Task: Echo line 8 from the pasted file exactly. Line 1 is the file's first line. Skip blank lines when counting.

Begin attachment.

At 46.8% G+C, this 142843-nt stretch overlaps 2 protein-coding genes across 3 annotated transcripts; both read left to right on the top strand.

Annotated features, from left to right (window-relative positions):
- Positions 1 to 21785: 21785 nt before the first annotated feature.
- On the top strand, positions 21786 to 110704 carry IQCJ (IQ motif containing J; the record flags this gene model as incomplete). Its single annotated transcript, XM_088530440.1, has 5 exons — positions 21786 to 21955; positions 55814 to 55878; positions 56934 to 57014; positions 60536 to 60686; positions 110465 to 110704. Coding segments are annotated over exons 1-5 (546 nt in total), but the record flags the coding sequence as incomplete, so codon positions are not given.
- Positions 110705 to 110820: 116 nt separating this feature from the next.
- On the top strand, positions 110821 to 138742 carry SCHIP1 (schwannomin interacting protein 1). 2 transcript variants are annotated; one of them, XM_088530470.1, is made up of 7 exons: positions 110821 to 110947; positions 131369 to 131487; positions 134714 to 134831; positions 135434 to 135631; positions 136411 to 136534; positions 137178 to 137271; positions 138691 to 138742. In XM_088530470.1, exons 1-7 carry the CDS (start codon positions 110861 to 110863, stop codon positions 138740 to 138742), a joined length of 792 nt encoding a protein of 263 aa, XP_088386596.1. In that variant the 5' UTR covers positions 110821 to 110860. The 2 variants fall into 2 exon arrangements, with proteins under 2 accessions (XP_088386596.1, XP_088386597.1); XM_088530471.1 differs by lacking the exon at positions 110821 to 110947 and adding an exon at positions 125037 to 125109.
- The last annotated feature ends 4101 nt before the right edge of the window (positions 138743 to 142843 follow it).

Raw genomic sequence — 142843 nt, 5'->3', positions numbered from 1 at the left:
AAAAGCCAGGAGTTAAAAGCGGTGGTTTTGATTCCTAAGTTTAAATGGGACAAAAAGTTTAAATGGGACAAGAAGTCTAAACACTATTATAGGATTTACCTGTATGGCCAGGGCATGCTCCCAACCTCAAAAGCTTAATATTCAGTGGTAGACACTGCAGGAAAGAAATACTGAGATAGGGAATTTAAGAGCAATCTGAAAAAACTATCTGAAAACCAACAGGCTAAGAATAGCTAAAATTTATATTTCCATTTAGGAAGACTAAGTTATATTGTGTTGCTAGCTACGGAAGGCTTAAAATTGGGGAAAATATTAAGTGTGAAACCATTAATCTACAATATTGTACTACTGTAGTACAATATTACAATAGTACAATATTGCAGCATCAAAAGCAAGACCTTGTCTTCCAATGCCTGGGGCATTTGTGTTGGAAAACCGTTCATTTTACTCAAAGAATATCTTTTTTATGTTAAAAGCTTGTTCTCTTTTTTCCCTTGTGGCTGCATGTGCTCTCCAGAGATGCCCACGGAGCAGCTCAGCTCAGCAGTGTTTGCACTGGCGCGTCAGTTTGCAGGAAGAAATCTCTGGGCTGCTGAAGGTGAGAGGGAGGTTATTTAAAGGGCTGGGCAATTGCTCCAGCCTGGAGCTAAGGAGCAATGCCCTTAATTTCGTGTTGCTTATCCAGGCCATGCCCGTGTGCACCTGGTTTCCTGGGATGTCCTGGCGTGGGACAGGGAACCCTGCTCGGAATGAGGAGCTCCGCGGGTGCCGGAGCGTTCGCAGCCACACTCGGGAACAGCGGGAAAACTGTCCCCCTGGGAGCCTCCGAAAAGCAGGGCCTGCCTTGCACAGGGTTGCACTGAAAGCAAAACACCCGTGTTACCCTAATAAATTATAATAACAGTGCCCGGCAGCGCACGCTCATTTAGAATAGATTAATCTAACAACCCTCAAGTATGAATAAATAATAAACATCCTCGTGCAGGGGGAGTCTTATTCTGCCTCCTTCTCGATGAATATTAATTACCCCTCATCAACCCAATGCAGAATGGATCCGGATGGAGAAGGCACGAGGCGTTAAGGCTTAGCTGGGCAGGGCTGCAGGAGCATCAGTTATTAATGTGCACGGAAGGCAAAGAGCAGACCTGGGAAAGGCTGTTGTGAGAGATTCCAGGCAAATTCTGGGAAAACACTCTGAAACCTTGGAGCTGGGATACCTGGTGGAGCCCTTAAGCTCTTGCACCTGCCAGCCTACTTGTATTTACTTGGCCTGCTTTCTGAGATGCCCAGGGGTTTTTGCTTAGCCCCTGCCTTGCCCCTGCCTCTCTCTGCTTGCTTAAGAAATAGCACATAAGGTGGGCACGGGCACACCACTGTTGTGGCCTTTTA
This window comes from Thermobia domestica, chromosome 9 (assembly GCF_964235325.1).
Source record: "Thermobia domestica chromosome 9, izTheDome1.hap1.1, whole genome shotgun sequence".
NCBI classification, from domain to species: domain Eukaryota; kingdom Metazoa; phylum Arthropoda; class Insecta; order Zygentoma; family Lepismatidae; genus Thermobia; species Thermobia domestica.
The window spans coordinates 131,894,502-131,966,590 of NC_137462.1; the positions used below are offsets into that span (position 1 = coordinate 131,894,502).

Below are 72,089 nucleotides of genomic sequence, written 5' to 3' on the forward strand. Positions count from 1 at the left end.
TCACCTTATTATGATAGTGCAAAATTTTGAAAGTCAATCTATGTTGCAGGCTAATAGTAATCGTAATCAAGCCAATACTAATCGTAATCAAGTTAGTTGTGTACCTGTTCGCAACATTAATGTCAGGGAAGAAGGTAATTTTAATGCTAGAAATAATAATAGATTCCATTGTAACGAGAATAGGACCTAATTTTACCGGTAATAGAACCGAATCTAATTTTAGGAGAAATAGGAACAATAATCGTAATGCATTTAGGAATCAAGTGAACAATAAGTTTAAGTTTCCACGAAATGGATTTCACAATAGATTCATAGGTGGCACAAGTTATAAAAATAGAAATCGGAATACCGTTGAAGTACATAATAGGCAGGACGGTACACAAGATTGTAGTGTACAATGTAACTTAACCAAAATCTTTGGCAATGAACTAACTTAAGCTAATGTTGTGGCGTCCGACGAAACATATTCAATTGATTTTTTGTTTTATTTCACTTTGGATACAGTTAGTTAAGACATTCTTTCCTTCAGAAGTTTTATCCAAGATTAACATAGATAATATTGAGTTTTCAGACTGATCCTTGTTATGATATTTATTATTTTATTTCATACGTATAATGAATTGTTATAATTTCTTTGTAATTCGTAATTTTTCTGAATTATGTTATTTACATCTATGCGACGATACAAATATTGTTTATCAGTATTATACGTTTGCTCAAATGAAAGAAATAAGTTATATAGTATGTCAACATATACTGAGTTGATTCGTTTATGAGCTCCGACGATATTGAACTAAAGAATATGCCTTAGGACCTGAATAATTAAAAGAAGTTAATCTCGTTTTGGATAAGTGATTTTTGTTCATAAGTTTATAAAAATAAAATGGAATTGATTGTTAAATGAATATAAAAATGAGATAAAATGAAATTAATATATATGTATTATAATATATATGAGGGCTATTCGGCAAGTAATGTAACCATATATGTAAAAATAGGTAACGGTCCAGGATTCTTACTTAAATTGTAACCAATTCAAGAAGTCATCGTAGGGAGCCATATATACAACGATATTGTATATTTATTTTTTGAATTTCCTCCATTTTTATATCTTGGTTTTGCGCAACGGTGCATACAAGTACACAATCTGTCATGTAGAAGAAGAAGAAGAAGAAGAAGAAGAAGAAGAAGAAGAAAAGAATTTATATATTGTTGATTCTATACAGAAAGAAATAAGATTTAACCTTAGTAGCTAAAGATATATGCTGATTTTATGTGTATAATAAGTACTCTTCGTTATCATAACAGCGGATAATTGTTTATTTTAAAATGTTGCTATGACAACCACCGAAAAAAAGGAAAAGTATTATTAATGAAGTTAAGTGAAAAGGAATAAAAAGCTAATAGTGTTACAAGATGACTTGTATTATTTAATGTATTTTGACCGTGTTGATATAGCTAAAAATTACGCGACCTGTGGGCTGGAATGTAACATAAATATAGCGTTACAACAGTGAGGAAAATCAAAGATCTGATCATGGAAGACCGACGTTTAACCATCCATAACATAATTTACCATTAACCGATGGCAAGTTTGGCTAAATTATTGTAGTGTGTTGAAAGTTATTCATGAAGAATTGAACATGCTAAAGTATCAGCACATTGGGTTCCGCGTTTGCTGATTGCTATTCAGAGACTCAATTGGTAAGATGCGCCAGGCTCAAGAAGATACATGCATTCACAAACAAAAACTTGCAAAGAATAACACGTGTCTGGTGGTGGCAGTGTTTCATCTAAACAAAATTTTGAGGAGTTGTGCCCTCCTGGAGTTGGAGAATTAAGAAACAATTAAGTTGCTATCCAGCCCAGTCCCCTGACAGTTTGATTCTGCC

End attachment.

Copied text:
Raw genomic sequence — 142843 nt, 5'->3', positions numbered from 1 at the left: